People should not go grocery shopping in a supermarket when the're hungry, and nations shouldn't make energy policies when coming out of extraordinary cold winters. In both cases it leads to too much impulse buying.
The real vicissitudes and hardships of this winter aren't due to poor government planning or corporate greed. They're owing to a winter which is described as the coldest in the last 100 or 200 years. To build a fuel storage and distribution capacity to anticipate that would be absurdly expensive. It's the kind of insurance that everybody wants but nobody can afford, like $1-deductible collision insurance on the car, or a 38-lane highway outside a football field so that seven times a year spectators can leave the stadium at 45 miles per hour. It's cheaper to let the folks steam up their windshields in a traffic jam; by the same token our great-grandchildren in the year 2077 will be better able to take one bad winter than we are to invest the money to forestall it.
Nevertheless, people are working on energy policies. The President has said he will have one ready for Congress and the nation in April. Actually what we need isn't one, but two policies. A short-term policy for, say, the next 10 years, and at the same time initiate another policy, a fuel-conservation policy, whose good effects will start to become apparent in the early '80s.
The noises emitted by many of the leading people in Washington make one suspect that they are being tempted to foist immediate and drastic energy-use cuts on the country and that, if they hestitate to do it, it is only because they're uncertain as to the economic consequences. The economic consequences have to be bad, and the personal consequences for people of modest means will be worse. Larger percentages of what is mockingly called their disposable income will be given over to playing for fuel in one form or another. The poorest will have some kind of subsidy, thereby increasing their already politically dangerous dependency on the central government.
Whence comes this need for immediate cutbacks? Not from a shortage of crude oil. Although American crude reserves have been declining, proven world reserves have been growing, thanks to a continuous stream of discoveries. Much of this oil, however, is in Arab lands, and we have an aversion to burning any foreign oil, but most especially Arab oil. Our big shots are insisting America have "energy independence."
Otherwise the Arabs will be in a position to embargo our oil again. Only now the question arises, did they ever embargo our oil? The late John M. Blair in his new and excellent book, "The Control of Oil" (Pantheon, New York, $15), brings forth a number of disturbing figuers to show that the oil embargo was mainly another hoax sold to gullible journalists. Production figures from the Arab countries during the year of the embargo not only revealed no dip, but a raise so that the finger of suspicion points to the oil companies and their strange, never-satisfactorily-explained reduction in refined production here in the United States at the time.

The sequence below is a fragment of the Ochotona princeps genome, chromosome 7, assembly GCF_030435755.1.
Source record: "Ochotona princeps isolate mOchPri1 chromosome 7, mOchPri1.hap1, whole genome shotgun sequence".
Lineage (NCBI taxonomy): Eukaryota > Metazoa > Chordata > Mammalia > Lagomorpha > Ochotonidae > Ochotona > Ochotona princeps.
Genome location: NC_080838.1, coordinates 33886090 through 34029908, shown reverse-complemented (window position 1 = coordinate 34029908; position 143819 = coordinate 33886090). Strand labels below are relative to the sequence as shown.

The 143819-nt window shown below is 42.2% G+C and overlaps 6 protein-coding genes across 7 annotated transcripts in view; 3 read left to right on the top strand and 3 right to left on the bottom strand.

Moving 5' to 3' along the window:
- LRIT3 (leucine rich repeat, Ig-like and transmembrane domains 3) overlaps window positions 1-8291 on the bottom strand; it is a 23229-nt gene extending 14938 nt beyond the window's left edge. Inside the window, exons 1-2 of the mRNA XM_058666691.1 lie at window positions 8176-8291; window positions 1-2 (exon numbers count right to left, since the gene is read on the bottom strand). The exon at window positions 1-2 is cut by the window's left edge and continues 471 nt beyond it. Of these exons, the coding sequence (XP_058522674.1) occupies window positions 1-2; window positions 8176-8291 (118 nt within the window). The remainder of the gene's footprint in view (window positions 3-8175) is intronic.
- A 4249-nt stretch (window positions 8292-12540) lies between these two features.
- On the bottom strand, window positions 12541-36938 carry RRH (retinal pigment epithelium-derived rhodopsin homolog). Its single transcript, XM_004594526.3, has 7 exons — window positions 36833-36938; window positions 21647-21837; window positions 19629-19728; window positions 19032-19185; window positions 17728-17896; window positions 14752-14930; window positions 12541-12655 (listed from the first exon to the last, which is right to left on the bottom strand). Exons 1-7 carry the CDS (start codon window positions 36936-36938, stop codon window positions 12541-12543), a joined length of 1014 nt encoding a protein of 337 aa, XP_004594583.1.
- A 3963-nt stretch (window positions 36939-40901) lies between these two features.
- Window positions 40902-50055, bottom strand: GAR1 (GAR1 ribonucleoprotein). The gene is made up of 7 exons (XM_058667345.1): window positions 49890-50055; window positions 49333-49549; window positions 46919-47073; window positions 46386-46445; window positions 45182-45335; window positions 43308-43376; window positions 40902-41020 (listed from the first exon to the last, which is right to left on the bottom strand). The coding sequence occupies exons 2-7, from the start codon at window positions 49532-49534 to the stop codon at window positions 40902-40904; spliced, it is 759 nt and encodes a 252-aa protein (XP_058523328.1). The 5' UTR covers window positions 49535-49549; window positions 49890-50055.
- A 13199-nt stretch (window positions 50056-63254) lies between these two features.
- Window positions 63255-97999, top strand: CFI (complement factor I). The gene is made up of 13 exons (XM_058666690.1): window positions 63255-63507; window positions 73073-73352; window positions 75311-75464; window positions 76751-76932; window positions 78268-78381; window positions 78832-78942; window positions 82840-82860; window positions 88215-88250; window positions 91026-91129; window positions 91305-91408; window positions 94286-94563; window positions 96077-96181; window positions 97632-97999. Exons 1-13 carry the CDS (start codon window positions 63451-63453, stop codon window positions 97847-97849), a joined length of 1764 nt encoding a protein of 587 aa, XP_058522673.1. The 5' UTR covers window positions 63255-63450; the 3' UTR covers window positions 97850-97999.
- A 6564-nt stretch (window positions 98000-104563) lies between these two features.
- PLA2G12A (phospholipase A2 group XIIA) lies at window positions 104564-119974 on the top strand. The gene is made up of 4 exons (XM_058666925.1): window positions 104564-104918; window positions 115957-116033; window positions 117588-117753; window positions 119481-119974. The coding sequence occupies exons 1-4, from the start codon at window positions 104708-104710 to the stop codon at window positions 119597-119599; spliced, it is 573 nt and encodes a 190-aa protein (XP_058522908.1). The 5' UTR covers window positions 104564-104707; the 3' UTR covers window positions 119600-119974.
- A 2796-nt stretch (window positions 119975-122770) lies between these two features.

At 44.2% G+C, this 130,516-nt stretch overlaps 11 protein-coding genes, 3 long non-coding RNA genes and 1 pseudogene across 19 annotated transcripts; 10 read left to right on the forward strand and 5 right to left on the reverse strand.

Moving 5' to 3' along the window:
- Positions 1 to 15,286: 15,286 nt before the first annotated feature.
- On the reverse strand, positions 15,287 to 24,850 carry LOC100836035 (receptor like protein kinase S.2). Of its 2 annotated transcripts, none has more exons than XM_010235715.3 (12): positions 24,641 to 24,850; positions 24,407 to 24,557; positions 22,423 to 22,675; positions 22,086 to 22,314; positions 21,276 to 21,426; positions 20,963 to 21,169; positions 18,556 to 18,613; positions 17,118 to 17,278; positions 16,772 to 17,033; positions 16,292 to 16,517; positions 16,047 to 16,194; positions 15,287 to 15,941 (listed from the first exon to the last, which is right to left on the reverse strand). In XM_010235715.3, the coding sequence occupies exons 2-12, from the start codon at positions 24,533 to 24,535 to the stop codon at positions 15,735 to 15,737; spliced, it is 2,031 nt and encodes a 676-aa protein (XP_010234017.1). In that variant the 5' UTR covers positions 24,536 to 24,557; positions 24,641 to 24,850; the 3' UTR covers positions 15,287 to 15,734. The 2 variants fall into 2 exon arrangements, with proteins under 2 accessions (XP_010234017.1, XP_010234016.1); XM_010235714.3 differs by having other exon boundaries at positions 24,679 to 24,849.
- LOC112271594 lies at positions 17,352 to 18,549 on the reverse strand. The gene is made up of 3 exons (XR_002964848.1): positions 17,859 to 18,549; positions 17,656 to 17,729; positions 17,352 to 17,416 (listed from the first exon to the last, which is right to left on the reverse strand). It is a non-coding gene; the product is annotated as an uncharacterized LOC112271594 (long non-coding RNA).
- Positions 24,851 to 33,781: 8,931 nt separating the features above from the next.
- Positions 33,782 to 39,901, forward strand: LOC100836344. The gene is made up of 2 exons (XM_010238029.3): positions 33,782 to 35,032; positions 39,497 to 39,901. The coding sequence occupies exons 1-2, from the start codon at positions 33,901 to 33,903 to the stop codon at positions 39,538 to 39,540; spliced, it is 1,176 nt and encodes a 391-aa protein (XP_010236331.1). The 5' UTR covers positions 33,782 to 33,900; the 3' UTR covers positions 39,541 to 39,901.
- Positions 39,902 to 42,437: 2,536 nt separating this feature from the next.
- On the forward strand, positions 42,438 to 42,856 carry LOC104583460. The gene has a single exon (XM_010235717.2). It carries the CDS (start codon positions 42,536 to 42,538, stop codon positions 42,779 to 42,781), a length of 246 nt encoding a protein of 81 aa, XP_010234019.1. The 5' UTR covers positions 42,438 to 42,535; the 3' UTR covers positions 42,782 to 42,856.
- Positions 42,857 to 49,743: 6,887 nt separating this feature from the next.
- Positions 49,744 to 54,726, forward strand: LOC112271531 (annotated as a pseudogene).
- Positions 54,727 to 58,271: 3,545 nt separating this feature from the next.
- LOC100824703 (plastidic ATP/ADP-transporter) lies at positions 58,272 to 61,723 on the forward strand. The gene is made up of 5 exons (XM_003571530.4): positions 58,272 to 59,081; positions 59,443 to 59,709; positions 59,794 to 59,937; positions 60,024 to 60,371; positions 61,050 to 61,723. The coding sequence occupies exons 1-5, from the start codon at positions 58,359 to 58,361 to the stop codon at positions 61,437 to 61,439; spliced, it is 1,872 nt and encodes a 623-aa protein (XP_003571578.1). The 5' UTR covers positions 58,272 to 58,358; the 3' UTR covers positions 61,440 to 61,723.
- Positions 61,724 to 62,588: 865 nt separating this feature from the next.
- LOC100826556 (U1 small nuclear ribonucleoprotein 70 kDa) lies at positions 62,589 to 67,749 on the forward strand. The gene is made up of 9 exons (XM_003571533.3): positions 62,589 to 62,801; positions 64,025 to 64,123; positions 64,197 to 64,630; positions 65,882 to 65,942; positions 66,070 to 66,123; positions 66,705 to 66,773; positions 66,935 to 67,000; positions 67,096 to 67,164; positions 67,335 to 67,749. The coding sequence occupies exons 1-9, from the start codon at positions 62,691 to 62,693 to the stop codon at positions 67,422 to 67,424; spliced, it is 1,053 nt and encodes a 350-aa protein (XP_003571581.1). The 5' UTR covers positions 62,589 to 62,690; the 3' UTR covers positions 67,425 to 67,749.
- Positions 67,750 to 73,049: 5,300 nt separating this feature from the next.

Blair in his book, a work that is bound - along with a forthcoming Robert Engler book ("The Brotherhood of Oil: Energy Policy and the Public Interest," University of Chicago Press - to have great influence, argues that the embargo was a put-up job by the oil companies to kick up the prices.
Cutting back either at the well or at the refinery is the industry's traditional way of trying to control prices. In the early '30s oilmen prevailed upon the governors of Texas and Oklahoma to send the National Guard into the oil fields to shut down independent driller whose "overproduction" had driven down the price of crude to 10 cents a barrel. That they should have resorted to the same tricks in the '70s is hardly surprising, but the rational response to such maneuvers isn't to demand a habituated, oil dependent society go cold turkey.
It makes more sense to force the oil companies to sell stated quantities of oil at stated maximum prices. Although tax schemes like this usually backfire, we might, for instance, consider a tax setup for the industry in which companies pay progressively lower taxes as they sell progressively more oil at or under the stated price. On the other hand, income from oil over that price could be taxed at breathtakingly high rates.
That oil should be imported from abroad. We can be "energy independent" while burning OPEC oil. Indeed, during this short-range period the best way to forestall another Arab oil embargo or American oil company boycott or call it what you will is to husband American oil reserves so that persons, corporations and nations thinking about pushing up the price inordinately know that we can swamp the world with oil antime we want, dumping it to break the price downward.
From the late '50s American oil policy has been to limit imports and to encourage the consumption of domestic reserves first. Given the need for moderately priced oil for national defense and world economic stability, the policy was near treason. It was first put into effect to protect the price of domestic oil against cheaper imports, and it remains in place as a goal because the men in Washington mistaknely believe bruning other people's is a sign of national weakness.
Production of American crude should be discouraged and even stopped, if possibly, so that we can use up the other guys' oil as long as they let us. That won't make anybody warmer when winters are like this one, but it should get us through the close range into the 1980s when our consumption must begin to drop.